12 Comments

  1. The only debt I had (except for occasional car loan) was mortgages! They were for homes and income property. It is a great way to leverage your down payment and use a low interest loan to increase wealth.

  2. I defintiely agree that there is a difference between good debt and bad debt. I have a good amount of student loan debt with under 2% interest rate. I am not in a hurry to pay it off, there is better use of my money.

  3. While I agree that there’s a difference between good debt and bad debt, I think Bob simplifies things too much. I know a lot of “rich” people who spend their life consuming. I know a lot of “poor” people who spend their life working, save money, live simple lives, but are still poor.

  4. I definitely agree with Alex on this one (sorry Bob). It sounds all well and good for your houses to appreciate in value and be worth more than the debts you owe, but what if they don’t, and what if your cash flow runs dry and you’re not able to pay the bank? This can happen very quickly when you have a lot of debt. I would much rather make slightly less money and avoid all the risk.

    • similar to mortgages, to invest to start or buy a business. Leverage has a place when the investment is for lasting value, an item that will appreciate or pay dividends.

  5. I got debt (mortgage) free early this year and I have become a laid back person … I feel, I was more active when I was in debt and had a goal of being a debt free 🙂

  6. I’ve been waiting to see a post that addresses this issue–great insight. Debt also teaches valuable lessons about the importance of saving and budgeting correctly.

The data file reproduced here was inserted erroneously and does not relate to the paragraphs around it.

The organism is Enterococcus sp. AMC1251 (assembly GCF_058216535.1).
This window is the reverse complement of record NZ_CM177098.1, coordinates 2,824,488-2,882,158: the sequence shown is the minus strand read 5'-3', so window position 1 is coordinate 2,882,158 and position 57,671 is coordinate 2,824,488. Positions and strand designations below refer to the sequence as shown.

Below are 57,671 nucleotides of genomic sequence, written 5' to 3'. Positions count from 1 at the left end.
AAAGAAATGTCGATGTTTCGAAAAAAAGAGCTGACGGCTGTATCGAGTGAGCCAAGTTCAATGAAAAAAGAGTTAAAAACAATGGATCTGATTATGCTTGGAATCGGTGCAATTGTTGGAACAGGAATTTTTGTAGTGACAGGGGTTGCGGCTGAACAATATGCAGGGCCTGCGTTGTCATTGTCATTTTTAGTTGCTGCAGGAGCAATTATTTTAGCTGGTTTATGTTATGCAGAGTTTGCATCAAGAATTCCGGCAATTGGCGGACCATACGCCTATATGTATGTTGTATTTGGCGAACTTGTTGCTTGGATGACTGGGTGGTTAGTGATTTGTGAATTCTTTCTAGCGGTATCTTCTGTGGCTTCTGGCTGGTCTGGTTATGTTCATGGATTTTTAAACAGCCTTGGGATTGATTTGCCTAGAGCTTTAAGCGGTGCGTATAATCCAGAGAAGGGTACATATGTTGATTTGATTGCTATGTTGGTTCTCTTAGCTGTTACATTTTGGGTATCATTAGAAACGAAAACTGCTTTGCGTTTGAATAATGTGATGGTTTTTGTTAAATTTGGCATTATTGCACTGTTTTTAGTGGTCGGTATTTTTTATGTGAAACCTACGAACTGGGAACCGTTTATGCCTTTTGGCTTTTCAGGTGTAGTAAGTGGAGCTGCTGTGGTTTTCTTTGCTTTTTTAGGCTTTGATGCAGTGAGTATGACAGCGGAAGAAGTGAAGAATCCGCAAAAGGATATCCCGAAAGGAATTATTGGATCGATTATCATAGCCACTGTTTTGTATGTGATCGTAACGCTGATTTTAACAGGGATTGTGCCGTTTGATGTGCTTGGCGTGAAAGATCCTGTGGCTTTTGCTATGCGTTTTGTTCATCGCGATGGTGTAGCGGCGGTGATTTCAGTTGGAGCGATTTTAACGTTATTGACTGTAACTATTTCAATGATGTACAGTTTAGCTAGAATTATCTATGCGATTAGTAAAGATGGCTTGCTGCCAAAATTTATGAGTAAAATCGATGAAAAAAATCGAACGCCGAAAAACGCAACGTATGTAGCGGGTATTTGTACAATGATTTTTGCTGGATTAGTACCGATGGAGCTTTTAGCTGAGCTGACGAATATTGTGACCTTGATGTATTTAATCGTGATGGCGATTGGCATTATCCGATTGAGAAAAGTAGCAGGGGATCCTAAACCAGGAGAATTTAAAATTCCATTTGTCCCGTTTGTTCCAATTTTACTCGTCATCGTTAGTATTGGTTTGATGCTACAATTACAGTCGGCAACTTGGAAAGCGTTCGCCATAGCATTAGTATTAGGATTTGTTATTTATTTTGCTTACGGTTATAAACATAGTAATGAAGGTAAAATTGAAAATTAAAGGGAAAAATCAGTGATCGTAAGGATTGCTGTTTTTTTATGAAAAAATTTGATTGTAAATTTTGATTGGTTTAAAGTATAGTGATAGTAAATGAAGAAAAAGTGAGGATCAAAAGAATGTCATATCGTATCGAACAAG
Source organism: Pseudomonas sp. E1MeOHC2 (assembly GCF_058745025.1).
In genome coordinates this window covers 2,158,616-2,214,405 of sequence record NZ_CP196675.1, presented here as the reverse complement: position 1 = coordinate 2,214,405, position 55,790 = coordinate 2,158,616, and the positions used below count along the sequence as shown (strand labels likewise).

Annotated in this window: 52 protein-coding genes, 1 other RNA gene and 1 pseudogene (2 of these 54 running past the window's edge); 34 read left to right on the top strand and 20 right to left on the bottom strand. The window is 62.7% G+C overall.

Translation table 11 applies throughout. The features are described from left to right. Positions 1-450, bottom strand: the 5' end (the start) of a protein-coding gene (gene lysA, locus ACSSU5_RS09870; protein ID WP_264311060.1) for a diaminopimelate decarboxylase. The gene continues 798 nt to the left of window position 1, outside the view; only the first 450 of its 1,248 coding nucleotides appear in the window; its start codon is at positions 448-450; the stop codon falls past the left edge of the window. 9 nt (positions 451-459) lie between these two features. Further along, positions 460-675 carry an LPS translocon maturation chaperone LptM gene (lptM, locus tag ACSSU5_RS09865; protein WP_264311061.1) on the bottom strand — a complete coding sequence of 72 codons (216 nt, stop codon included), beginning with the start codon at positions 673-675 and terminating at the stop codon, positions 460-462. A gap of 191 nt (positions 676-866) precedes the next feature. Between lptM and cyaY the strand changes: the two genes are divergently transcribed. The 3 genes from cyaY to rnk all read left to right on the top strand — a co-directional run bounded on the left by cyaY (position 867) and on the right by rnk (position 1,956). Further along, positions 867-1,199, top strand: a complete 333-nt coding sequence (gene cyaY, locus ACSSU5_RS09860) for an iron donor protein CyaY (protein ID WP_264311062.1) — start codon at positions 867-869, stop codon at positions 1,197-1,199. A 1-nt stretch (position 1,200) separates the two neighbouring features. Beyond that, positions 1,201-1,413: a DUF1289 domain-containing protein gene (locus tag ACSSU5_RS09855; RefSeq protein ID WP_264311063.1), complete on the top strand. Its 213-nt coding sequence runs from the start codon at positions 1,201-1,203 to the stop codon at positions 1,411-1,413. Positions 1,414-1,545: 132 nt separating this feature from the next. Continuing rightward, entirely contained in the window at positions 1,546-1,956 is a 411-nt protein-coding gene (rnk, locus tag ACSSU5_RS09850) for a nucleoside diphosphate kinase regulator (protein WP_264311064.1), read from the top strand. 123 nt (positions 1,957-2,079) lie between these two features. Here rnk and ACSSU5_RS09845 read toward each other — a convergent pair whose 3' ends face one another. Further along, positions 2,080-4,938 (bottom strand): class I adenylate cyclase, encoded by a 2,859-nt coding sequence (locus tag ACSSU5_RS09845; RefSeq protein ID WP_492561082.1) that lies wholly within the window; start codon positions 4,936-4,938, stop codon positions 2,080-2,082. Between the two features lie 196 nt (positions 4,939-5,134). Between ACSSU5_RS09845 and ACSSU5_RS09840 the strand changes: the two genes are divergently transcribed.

7. Your house is not an investment to leverage. Neither are personal loans. Leverage your rentals all you want, though!

    • I agree with that to a certain extent Jenny. I still don’t agree with buying 10 rentals on credit and owing a million bucks. I think there should be a realistic limit to the debt you’re leveraging.

  8. I agree with you, debt is good as long as you are acquiring good debt and not the bad one.
    The riches men know this and every person in the world should too for them to have a better financial life. Right?
    I hope many can read this kind of posts.

  9. The other things you can consider are loans for people with poor credit, such as the bad credit debt consolidation loan. They are typically loans just the same as any other loan, but because you may be considered as a risk, the interest rate will normally be higher, or you may have to provide some form of collateral such as a home or vehicle as security for if you find yourself unable to meet the payments requested. This is one of the downfalls to when you want to borrow money with bad credit.